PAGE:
Showcase productions 2014 – session 3
After a well-turned opening song from the ultra-efficient and talented compere Scott Gallagher, it was time for all the welcomes and bonhomie to the bumper number of attendees of this event.
One Stop Boogie performed a lengthy opening segued set, consisting of hits from the disco era. The fashions were ludicrously extravagant, as those of us old enough to remember that era can vouch for the authenticity of such outlandish garments. This two boy/two girl act perform to backing tracks, with a nod towards both the eighties and live instrumentation. One Stop Boogie feature a percussionist and a keyboard player whose organ resembles a huge illuminated chopper bike. Great fun!
Soulful singer Evah Morgan opened promisingly with a version of the Chaka Khan hit, Ain’t Nobody. Well dressed and possessing outstanding vocal ability, it would be great to see this lady singing in front of a huge live band. Great backing tracks certainly, but a vocalist of this standard surely belongs at the front of tip-top musicians.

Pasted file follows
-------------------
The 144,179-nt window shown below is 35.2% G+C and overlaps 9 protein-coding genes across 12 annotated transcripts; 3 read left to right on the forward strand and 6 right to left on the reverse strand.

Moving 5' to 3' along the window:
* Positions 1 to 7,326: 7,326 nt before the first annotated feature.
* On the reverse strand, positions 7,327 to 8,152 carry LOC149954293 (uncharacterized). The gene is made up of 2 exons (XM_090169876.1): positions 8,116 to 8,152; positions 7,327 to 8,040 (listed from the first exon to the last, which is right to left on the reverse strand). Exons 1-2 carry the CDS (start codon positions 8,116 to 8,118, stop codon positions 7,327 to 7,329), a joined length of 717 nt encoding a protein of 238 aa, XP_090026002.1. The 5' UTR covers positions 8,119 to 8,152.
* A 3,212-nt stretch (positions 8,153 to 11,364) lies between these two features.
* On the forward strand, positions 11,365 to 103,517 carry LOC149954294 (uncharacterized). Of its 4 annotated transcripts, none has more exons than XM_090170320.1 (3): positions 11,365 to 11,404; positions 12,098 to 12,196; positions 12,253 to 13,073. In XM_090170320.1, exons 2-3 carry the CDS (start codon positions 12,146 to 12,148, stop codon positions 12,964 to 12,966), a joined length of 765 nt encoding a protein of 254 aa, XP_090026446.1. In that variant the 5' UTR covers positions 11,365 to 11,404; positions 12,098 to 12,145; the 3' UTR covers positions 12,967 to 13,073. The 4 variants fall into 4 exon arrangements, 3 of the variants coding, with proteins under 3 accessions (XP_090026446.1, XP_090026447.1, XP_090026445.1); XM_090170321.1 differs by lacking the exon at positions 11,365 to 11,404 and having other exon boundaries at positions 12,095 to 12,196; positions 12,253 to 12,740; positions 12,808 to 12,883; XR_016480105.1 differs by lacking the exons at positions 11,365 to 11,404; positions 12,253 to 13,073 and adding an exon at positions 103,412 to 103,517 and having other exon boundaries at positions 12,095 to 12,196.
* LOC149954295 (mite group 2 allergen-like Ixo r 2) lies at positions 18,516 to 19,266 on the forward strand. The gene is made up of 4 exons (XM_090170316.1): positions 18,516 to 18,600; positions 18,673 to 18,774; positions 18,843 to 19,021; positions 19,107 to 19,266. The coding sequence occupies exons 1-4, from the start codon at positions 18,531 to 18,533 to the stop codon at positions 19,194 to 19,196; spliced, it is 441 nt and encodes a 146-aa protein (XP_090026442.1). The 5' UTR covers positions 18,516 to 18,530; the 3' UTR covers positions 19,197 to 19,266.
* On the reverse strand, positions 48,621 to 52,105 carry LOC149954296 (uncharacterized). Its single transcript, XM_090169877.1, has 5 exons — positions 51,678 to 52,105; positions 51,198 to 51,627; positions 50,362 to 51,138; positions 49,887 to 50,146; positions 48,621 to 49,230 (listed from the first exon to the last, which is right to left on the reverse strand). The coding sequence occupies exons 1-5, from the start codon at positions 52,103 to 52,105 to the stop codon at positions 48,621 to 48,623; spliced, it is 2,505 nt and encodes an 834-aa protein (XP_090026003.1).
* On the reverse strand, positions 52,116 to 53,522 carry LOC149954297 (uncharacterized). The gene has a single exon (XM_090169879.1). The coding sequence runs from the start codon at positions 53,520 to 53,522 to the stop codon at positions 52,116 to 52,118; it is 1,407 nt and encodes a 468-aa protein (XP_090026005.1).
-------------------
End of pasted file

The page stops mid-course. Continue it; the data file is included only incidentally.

SoulM8 (a trendy corruption of Soulmate) came next. This is a three guy soul and motown act, who have the look of a new venture about them. All three of these white-suited singers looked very serious, with faces that resemble those in a dentist’s waiting room about to undergo root canal treatment. There is a place in the market for these guys however and there is sure to have been interest.
Richard Barry possesses an impressive and wide tenor range. Having more than one string to the bow these days is imperative and Barry also gave us a sample of his 80’s show. Apart from the odd sartorial slip-up, Barry made a compelling case for attracting business. Soprano Jess D’Silva joined Barry on stage for a duet, which was very well sung, but the female half of the act should be aware that visible tattoos are frowned upon in some areas of the business.
I have never heard the Nile Rogers/Pharrell Williams hit Happy performed like the next act, Myth of Unity delivered it. Elements of rap and street-dance were presented by an act consisting of a male rapper, a female singer, two female dancers and a young guy at the back on vinyl and headphones. I’m afraid ‘getting down with the kids’ is not within my main area of show business knowledge, but the appeal of this act from family holiday park rooms, outdoor events and night clubs must be obvious.